More than 119 years of Sackville history came to an unceremonious conclusion on Wednesday when Mayor Shawn Mesheau declared the final meeting of town council adjourned.
“I think that’s momentous,” Councillor Sabine Dietz told reporters a few minutes later outside the Chamber.
“I think we should have marked that,” she said.
“The Town of Sackville has come to an end.”
Aside from a brief presentation of certificates to members who will not be serving on the new Tantramar council and the mayor’s words of appreciation for town staff, there was nothing to mark the end of a municipal era that began when Lower Sackville was incorporated as a town on February 5, 1903.
More than seven decades later, on August 15, 1975, Middle and Upper Sackville were added along with Fairfield and most of Frosty Hollow.
Dietz suggested wistfully that perhaps the latest amalgamation couldn’t be marked ceremonially because there’s too much uncertainty about Tantramar’s future.
“When you have staff that don’t know where they’re going on January the 1st and what they’re doing,” she said, “it’s a disgrace.”
She was referring to the fact that only the new Chief Administrative Officer, Jennifer Borne, has been hired, with the province yet to announce who might be appointed to other senior staff positions.
And, Sackville’s acting CAO, Michael Beal, says he hasn’t heard anything from the province about next year’s municipal budget.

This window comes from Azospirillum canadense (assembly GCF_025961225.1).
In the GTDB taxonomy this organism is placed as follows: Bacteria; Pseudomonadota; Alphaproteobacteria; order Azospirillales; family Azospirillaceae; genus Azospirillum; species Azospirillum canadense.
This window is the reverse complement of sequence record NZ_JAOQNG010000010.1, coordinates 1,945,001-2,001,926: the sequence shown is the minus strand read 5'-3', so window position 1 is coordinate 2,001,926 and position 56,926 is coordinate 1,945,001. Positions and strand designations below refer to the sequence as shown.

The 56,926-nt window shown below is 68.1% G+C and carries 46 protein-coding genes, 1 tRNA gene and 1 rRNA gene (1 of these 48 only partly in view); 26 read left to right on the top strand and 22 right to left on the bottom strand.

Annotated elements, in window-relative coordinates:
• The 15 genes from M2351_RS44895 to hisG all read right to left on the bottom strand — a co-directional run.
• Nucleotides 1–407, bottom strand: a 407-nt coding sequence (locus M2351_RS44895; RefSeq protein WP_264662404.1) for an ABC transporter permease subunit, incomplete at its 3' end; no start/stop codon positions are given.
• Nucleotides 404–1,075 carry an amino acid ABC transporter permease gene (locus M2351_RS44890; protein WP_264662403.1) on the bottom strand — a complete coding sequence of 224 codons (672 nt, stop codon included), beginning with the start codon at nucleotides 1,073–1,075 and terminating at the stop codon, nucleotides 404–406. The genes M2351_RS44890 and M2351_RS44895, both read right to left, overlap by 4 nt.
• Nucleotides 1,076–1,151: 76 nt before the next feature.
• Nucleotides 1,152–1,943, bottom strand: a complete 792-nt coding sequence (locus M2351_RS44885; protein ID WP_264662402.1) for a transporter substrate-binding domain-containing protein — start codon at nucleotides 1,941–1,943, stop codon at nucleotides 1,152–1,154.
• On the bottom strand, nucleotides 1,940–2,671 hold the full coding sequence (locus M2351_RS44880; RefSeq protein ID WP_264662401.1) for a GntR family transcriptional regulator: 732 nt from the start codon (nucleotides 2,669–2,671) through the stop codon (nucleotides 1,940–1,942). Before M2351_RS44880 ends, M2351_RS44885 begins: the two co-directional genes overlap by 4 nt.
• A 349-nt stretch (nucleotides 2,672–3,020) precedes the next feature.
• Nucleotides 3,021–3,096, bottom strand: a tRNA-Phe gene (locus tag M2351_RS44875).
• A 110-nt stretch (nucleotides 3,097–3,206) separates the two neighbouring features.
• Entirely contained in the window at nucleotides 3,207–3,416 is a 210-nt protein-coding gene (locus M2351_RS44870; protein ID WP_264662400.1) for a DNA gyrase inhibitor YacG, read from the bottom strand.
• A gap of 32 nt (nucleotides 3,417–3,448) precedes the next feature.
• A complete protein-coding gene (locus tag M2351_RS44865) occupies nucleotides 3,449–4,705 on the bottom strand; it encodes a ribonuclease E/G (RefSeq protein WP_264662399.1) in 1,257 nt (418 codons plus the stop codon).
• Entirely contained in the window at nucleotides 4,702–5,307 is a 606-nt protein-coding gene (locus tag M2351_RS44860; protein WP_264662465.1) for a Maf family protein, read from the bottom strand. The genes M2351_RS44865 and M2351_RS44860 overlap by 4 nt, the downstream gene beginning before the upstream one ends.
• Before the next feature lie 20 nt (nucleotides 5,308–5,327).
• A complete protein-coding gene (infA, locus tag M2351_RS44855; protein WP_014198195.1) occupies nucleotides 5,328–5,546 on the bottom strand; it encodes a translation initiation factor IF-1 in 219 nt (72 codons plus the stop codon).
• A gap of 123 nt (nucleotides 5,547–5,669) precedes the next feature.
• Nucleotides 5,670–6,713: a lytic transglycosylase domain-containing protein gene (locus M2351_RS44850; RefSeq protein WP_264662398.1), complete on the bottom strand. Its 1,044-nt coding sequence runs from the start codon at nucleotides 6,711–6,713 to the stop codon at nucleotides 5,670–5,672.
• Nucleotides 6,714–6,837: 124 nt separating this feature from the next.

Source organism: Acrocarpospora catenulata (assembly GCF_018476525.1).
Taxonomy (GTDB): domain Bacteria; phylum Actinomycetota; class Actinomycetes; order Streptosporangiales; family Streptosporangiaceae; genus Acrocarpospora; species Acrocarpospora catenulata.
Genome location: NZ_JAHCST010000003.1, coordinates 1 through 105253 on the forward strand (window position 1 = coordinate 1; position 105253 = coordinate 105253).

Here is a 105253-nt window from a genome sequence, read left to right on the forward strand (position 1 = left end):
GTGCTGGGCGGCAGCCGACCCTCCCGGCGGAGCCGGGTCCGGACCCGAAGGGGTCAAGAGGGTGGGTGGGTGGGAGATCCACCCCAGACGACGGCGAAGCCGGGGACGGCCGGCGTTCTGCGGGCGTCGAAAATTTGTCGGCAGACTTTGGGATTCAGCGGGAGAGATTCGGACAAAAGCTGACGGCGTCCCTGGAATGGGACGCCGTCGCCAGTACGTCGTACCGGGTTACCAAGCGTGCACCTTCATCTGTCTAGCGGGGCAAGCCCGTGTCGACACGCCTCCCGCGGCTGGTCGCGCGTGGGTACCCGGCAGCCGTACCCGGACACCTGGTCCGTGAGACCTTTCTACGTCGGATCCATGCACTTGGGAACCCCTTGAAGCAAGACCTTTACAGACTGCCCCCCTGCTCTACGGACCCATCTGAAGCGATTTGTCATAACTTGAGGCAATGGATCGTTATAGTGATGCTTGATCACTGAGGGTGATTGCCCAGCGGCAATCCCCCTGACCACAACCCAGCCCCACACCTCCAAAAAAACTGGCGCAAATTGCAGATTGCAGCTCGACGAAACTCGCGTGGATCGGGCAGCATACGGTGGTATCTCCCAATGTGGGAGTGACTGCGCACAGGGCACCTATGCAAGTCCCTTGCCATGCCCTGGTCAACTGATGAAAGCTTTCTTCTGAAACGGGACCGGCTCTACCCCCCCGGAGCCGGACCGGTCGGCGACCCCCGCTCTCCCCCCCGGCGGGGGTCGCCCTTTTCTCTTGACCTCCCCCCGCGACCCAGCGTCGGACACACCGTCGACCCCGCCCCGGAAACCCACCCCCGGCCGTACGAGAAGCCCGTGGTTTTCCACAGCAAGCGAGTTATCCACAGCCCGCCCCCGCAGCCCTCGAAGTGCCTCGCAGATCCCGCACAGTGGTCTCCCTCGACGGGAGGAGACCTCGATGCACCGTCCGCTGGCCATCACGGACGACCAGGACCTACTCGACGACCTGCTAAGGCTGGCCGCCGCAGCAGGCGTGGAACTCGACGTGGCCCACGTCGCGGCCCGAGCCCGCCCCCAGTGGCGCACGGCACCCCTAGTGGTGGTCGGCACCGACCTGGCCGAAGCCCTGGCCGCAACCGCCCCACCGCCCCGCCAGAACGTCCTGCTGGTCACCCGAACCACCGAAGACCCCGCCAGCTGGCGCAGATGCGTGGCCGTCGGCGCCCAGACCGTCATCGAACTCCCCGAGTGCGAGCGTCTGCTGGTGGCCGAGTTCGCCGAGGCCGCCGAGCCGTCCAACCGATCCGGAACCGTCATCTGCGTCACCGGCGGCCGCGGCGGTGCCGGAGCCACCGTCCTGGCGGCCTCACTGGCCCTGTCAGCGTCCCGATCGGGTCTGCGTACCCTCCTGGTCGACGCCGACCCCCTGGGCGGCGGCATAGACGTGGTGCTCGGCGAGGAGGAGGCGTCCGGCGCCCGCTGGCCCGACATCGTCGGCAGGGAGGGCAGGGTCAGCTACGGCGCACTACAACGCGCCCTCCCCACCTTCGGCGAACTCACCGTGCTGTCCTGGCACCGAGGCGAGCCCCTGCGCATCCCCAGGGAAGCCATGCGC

Large reserve funds
Judging from Beal’s comments to council, however, Sackville will be leaving substantial financial reserves thanks in part to money saved this year through vacancies (town engineer, public works, parks and facilities staff plus the RCMP community policing officer) as well as projects that were budgeted for, but not completed, including upgrades to Queen’s Road that had to be postponed because the provincial grant did not come through and sidewalk renewals that weren’t done because of staff shortages.
Beal said that the new town could use the reserves to pay for major projects without having to borrow.
The $3.5 million in the general capital reserve, for example, could pay for a variety of projects including the town’s share of Phase III of the Lorne Street flood control project ($1.8 to $2 million) and an $800,000 fire truck.
Beal anticipates adding to the $1.1 million in the utility capital reserve to pay for upgrades to the town’s sewage lagoons that will have to be done in coming years to meet environmental standards. He said the town’s share of that project would likely be around $3.75 million.
Beal emphasized the importance of reserve funds in avoiding interest payments on borrowed money.
“If we didn’t have this money, we would be borrowing,” he said.
“The philosophy has been, since I’ve been Treasurer, to push to eliminate the debt so that we’re able to do these projects and borrow from ourselves.”